Our Story

From early beginnings.


The story of James Hummel

James Morris Hummel was born on August 5, 1915, in Bryan, Ohio. He first became interested in aviation when he was in the 7th grade, at which time he began building award winning model airplanes. He married Kate in 1938 and they had two children. Kate passed away in 1989 after suffering a stroke. In 1939 Morry went to Chicago to work on Howard DGA-15s, making metal compound curved fairings and engine cowls. The war effort dictated no more 450 Prat & Whitney engines, which caused Howard Aircraft to close. Morry then went to work for Curtis Wright in Columbus, Ohio for four years during WWII where he worked in the experimental department, gaining valuable experience. Morry learned to fly in 1959 and his first solo was in an Aeronca Champ. He got his pilots license on February 20, 1960. His instructor was impressed with his ability and knowledge, as he obtained his license much more quickly than other students had.

From 1950-1977 Morry was in the auto body business. He loved working with metal, and still does. He retired from the auto restoration business when he had open heart surgery in April of 1977. In 1974 Morry purchased a Corbin Jr. Ace, which had been wrecked by its previous owner. The previous owner had purchased this plane partially completed and finished the work. What he didn’t know, was that the elevator was hooked up backwards and when he attempted to fly it he never got airborne, but instead landed the plane on its back. Obeying his wife’s commands, the owner sold it and Morry had a new project. Morry rebuilt the plane and flew it from Bryan, Ohio to Sun-n-Fun and back in January of 1977. This was one of the first SNF events. After recovering from his open heart surgery a few months later, Morry flew his Corbin Jr. Ace out to OshKosh.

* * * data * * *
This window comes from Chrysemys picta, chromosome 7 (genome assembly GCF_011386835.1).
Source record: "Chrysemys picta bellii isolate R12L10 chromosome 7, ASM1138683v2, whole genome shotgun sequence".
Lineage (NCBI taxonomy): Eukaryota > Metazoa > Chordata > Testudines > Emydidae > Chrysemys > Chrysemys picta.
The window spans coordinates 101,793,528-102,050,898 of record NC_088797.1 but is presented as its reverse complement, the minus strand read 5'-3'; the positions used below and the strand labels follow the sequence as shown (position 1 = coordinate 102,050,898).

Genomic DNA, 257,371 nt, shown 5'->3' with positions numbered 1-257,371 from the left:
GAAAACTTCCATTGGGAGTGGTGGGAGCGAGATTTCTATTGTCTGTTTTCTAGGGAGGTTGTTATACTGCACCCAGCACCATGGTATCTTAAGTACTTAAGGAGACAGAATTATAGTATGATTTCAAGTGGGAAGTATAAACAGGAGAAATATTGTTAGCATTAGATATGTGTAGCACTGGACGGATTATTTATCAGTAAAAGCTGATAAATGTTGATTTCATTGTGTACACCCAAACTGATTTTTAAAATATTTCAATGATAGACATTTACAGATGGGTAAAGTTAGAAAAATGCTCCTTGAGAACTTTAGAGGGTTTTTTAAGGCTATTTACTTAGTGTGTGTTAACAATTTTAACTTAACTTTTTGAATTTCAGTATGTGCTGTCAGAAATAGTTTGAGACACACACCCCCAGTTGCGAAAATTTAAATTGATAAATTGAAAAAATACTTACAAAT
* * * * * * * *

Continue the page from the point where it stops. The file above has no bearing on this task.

A couple years later, in the fall of 1979 Morry purchased the plans for Gary Watson’s Windwagon.  He liked the design, but wanted to make some modifications to the plans.  He redesigned it to use larger bulkheads so he could install a canopy and shoulder harness, and converted it to a tail dragger.  He finished his project in July of 1980.  In July of 1982, the plane was featured in an article written by Jack Cox, of Sport Aviation.  Jack dubbed Morry’s new creation the “Hummel Bird” and the name stuck.  With the help of Bill Spring, who drew the plans for Morry, the Hummel Bird became available as a plans-built design in the summer of 1983.  Morry had made some modifications to the ½ VW engine and made his plans available for that as well.  Hence, Hummel Aviation was born.

Morry test flew a Volksplane in the summer of 1985 and the fuel pump quit. He pancaked it in and broke his right ankle and cut his forehead. Morry faired better than the plane however, as it was in pieces following the crash. He received a letter from the FAA shortly thereafter, requesting that he no longer fly a certified aircraft, as he had never renewed his medical after his heart surgery. He then purchased a J3 Kitten kit, and became a dealer for the company. He made modifications to improve the balance of the Mosler engine and add a breather system. After he sold several kits, he sold his plane and the dealership.
His next project was a Mini-Max by T.E.A.M. and became a dealer for them. He installed a canopy on his Mini-Max and put a ½ VW engine in it. He made these options available for his kits. He flew his Mini-Max to Osh Kosh in 1988 and 1994.